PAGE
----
Tom Szczerbowski/Getty Images
Pitchers and Catchers Report: Feb. 12
Full Squad Reports: Feb. 15
Signing Yorvit Torrealba isn't a sexy move by any stretch of the imagination, but it's a necessary one for the Mariners.
Seattle had to give up starting catcher John Jaso in the three-team deal that bought Michael Morse to the Emerald City, leaving Jesus Montero as the team's everyday catcher.
As the Mariners learned quickly last season, Montero isn't the ideal choice to stick behind the plate on a daily basis.
While über-prospect Mike Zunino tore the cover off of the ball in the minor leagues last season—posting a .360/.447/.689 slash line between three different levels of the Seattle farm system—it was his first taste of professional baseball.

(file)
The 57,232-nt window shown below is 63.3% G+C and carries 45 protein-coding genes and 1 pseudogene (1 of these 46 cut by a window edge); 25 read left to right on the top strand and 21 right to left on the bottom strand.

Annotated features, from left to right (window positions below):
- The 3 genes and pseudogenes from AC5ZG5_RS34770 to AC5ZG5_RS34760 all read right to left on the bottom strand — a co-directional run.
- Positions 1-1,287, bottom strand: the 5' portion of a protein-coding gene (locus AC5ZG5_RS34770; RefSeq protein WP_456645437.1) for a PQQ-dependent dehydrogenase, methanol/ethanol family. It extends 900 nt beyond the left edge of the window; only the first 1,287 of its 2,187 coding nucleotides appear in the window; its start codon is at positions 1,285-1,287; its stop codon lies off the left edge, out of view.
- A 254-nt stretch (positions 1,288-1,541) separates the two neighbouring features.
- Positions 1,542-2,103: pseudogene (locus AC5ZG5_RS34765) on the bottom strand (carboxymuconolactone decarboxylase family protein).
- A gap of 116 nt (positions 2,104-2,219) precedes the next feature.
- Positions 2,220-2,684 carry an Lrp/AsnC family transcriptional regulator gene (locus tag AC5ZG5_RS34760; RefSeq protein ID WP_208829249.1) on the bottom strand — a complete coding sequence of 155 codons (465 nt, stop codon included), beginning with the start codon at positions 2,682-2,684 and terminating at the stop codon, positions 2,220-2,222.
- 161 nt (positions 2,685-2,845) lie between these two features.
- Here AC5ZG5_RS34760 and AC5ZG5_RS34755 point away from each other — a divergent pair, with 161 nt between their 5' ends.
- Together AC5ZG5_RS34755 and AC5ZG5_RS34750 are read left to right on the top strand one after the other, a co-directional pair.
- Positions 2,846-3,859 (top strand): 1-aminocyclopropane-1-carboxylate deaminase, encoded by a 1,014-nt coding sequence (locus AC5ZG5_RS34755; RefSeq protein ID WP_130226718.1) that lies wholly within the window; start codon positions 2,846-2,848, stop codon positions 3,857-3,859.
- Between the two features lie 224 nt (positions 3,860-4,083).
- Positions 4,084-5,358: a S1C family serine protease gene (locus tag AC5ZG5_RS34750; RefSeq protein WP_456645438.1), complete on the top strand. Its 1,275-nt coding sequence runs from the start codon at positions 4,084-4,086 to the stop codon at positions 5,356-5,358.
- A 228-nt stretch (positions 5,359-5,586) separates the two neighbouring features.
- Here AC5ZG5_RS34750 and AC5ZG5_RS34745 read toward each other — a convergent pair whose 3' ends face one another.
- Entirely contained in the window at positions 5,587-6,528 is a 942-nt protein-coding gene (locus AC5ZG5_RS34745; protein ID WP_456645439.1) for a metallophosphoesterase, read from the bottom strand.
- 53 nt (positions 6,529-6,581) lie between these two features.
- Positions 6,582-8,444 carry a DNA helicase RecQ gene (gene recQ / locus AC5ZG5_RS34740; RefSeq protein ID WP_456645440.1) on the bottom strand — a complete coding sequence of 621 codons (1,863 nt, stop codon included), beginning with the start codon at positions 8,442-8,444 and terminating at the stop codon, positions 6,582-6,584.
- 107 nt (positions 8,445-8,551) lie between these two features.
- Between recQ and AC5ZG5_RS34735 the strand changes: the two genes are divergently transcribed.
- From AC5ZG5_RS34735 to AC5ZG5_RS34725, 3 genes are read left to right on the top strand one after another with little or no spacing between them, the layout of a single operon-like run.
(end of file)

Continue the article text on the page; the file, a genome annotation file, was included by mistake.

Chances are, Seattle would prefer to give him another year to develop in the minors before bringing him up.
That leaves an opening for a veteran backstop, and while Torrealba might not be the best option available, he's the best fit for the Mariners.
A solid defensive backstop, Torrealba has similar slash lines over his career against right-handed starters (.258/.312/.383) and southpaws (.255/.326/.394).
Montero, by comparison, has struggled against right-handers thus far in his young career (.227/.267/.328), while crushing lefties (.343/.390/.483).
I'm not suggesting that Torrealba should get the bulk of the playing time over Montero, and sooner or later, Montero is going to need to figure out how to hit right-handed pitching. But Torrealba would be a relatively inexpensive signing, and he would give the Mariners some insurance behind the plate.
Perhaps most importantly, though, it would allow the team some time so they wouldn't have to rush Zunino to the big leagues.